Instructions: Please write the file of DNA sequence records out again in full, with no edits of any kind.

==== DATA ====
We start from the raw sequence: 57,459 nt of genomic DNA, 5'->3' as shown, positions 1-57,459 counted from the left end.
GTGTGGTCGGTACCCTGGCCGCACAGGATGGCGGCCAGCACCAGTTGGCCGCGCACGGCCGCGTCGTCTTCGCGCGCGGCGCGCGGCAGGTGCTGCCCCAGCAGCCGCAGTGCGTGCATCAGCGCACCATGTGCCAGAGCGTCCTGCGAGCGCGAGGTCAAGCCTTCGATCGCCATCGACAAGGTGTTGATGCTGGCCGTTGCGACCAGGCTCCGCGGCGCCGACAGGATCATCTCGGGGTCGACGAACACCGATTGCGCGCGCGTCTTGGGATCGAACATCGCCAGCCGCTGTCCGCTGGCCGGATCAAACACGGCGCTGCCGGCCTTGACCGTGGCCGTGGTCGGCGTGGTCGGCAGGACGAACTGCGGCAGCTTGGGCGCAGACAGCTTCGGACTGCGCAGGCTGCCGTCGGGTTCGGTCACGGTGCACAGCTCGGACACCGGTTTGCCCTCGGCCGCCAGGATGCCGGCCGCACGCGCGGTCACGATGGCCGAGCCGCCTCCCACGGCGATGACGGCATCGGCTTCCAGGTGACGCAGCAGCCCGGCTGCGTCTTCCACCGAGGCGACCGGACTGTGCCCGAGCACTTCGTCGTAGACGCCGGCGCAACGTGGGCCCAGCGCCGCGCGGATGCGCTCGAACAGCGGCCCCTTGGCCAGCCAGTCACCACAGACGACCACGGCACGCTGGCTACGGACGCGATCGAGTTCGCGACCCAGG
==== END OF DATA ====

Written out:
We start from the raw sequence: 57,459 nt of genomic DNA, 5'->3' as shown, positions 1-57,459 counted from the left end.
GTGTGGTCGGTACCCTGGCCGCACAGGATGGCGGCCAGCACCAGTTGGCCGCGCACGGCCGCGTCGTCTTCGCGCGCGGCGCGCGGCAGGTGCTGCCCCAGCAGCCGCAGTGCGTGCATCAGCGCACCATGTGCCAGAGCGTCCTGCGAGCGCGAGGTCAAGCCTTCGATCGCCATCGACAAGGTGTTGATGCTGGCCGTTGCGACCAGGCTCCGCGGCGCCGACAGGATCATCTCGGGGTCGACGAACACCGATTGCGCGCGCGTCTTGGGATCGAACATCGCCAGCCGCTGTCCGCTGGCCGGATCAAACACGGCGCTGCCGGCCTTGACCGTGGCCGTGGTCGGCGTGGTCGGCAGGACGAACTGCGGCAGCTTGGGCGCAGACAGCTTCGGACTGCGCAGGCTGCCGTCGGGTTCGGTCACGGTGCACAGCTCGGACACCGGTTTGCCCTCGGCCGCCAGGATGCCGGCCGCACGCGCGGTCACGATGGCCGAGCCGCCTCCCACGGCGATGACGGCATCGGCTTCCAGGTGACGCAGCAGCCCGGCTGCGTCTTCCACCGAGGCGACCGGACTGTGCCCGAGCACTTCGTCGTAGACGCCGGCGCAACGTGGGCCCAGCGCCGCGCGGATGCGCTCGAACAGCGGCCCCTTGGCCAGCCAGTCACCACAGACGACCACGGCACGCTGGCTACGGACGCGATCGAGTTCGCGACCCAGG